If the evolution into more of a passing offense pans out, Johnson should get more space when he takes a handoff, and that should help him rebound from a disappointing 2011 season. He’s looked better after participating fully in the Titans' offseason activities for the first time.

Defensively, Gray is looking to allow some players to excel in narrow roles in specific situations. Akeem Ayers, for example, should get to show off his rush skills by lining up as an end in a special rush package. Ideally, free safety Michael Griffin will play more in center field, where he's best.

Do Palmer and Gray have enough people to do what they want? And does what they want to do work? Progress seemed steady in the first couple weeks of camp, but there are still questions to answer.

THREE HOT ISSUES

The quarterback battle: It hasn't drawn the spotlight one might have expected, because it’s friendly and doesn’t pit good versus evil on any level.

The Titans drafted Locker eighth overall in 2010 to be their starter -- for a long time, they hope. It’s not a matter of if he gets into the lineup, but when. If he can take advantage of game situations to show improved accuracy and make plays from the pocket as well as on the move, Locker certainly has a chance to displace Hasselbeck now. He was better by at least a bit in the preseason opener and will start the second game Friday night at Tampa Bay.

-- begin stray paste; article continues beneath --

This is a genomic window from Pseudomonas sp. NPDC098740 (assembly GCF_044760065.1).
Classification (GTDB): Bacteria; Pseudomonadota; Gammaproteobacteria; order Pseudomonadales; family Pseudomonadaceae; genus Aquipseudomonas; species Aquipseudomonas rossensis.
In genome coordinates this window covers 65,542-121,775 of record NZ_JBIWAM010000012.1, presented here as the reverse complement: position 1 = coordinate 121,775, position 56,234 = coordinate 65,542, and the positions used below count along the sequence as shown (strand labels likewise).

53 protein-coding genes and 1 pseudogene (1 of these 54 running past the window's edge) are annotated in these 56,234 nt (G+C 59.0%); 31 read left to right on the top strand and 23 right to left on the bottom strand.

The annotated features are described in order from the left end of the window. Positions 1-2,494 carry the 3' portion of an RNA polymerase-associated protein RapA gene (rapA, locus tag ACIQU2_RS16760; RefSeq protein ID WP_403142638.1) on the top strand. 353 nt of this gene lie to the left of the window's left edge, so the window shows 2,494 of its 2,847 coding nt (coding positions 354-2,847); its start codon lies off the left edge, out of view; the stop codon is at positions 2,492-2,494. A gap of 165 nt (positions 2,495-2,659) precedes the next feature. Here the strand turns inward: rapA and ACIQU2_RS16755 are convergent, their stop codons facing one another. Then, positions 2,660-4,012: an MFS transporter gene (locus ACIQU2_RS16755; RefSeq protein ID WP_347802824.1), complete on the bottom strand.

But the team feels it’s going to compete for a playoff spot now, and the younger, less experienced quarterback comes with a learning curve. If coaches feel Hasselbeck has a mastery of the offense and is playing effectively, it might be difficult to make the switch heading into an opening month that looks very challenging.

[+] EnlargeKamerion Wimbley
AP Photo/Wade PayneLinebacker Kamerion Wimbley looks to be an asset on the field and in the locker room.
The pass rush: Everything the Titans' defense wants to do can blossom out of a more productive pass rush. Gray came to the team determined to beef up the D and get back to run-stopping basics. The Titans certainly want to maintain that theme, but they need a better pass rush to go with it.

They hired Keith Millard to coach not a position but a skill: rushing the passer. I like the concept, but Millard was in Tampa last year and they were a bad pass-rush team. It also has to make you wonder a bit about the pass-rush education defensive linemen were getting from position coach Tracy Rocker.

Kamerion Wimbley looks like a potential difference-maker, but the other projected/expected starter at end, Derrick Morgan, is hardly locked in as a threat yet. He’s been working behind 2011 practice-squader Pannel Egboh recently.